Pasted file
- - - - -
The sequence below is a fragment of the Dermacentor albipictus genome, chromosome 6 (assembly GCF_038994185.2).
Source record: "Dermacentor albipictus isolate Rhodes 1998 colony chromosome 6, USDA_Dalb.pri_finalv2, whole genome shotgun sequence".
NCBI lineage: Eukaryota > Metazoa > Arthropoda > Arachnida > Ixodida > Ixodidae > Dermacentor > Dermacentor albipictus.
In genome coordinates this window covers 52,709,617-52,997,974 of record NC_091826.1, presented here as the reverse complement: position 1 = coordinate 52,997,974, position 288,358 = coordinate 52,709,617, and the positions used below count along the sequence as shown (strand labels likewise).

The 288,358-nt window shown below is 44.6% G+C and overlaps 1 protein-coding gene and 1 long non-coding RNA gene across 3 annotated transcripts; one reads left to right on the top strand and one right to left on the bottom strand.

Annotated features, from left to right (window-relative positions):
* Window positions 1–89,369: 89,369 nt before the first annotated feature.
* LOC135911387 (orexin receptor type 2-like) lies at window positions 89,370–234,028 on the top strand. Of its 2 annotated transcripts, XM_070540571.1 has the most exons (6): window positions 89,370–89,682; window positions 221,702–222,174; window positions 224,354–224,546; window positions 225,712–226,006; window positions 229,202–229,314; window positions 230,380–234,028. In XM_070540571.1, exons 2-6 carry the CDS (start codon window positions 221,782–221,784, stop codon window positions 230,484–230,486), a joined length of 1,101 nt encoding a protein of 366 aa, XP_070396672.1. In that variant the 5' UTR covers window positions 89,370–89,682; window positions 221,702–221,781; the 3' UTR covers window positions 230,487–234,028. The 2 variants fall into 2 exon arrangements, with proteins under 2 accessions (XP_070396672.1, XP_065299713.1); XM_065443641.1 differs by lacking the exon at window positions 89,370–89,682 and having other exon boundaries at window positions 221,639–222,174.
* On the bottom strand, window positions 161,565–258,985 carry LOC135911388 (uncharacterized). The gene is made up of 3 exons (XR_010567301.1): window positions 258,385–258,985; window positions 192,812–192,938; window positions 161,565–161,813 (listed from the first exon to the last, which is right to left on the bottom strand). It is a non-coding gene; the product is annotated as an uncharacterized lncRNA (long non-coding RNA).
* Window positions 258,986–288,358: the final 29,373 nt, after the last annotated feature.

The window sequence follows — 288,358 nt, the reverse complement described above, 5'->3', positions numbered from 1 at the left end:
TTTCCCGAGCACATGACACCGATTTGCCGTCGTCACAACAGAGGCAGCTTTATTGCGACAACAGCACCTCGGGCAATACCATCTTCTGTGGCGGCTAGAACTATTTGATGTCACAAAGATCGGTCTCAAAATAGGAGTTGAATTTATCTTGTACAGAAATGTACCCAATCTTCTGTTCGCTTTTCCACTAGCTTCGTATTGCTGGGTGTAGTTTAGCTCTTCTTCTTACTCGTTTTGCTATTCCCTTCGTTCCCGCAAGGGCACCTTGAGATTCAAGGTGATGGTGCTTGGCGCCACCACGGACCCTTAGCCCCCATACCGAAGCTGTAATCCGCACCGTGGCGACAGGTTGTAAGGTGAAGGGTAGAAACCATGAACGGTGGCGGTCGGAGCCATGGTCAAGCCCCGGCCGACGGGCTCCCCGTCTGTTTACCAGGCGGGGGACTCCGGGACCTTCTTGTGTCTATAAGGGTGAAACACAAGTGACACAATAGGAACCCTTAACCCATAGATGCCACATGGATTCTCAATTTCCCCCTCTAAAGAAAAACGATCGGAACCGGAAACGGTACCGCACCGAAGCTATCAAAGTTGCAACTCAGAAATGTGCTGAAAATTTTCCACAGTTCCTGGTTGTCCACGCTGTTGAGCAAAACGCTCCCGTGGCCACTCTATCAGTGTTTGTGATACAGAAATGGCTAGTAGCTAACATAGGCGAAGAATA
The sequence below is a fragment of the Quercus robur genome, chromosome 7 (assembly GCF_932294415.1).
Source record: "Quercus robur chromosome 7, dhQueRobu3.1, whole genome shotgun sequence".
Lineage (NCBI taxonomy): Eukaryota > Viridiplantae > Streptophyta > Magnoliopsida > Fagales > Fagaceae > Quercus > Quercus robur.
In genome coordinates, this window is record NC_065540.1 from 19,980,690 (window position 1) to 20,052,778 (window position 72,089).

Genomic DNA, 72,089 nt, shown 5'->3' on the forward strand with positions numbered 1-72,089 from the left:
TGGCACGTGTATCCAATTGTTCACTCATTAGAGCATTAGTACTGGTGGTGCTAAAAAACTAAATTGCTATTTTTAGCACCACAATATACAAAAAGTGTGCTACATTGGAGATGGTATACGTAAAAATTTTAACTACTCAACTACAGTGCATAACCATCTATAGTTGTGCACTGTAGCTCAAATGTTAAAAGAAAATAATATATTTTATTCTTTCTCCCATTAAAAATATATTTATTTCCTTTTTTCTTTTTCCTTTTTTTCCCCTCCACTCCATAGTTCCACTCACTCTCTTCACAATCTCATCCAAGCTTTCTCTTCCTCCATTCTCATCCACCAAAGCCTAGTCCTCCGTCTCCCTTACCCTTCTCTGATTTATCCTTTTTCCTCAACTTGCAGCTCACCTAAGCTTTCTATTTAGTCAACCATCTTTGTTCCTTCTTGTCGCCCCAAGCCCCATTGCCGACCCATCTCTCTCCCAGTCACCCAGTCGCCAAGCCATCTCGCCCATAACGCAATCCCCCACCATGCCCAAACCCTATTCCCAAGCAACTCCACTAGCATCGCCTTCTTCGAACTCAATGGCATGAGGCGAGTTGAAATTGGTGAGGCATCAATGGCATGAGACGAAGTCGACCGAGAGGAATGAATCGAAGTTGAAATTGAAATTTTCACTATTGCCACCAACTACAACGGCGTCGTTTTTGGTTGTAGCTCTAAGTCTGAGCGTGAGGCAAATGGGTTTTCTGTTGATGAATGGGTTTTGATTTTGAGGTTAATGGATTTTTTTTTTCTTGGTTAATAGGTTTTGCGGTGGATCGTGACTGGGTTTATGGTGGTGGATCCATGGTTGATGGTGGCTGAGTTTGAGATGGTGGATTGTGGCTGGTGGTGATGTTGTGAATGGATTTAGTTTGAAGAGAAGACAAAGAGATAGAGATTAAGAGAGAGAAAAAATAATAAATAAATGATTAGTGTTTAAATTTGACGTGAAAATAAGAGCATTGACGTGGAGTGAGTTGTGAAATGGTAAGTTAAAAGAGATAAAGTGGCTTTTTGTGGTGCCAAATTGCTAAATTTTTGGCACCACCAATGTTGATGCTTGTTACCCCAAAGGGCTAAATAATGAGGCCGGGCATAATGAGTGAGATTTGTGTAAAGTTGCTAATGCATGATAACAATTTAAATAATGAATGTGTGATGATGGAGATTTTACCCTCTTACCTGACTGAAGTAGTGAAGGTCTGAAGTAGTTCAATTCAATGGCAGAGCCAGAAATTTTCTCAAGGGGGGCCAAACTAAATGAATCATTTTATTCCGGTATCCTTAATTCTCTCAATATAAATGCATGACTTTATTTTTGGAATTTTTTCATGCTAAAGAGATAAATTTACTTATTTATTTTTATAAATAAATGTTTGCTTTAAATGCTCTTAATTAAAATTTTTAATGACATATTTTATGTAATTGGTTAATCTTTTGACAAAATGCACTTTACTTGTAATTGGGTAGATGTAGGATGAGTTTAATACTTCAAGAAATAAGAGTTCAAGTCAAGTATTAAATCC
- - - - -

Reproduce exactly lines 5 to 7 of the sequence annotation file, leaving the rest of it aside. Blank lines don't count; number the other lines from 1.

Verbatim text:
The 288,358-nt window shown below is 44.6% G+C and overlaps 1 protein-coding gene and 1 long non-coding RNA gene across 3 annotated transcripts; one reads left to right on the top strand and one right to left on the bottom strand.

Annotated features, from left to right (window-relative positions):
* Window positions 1–89,369: 89,369 nt before the first annotated feature.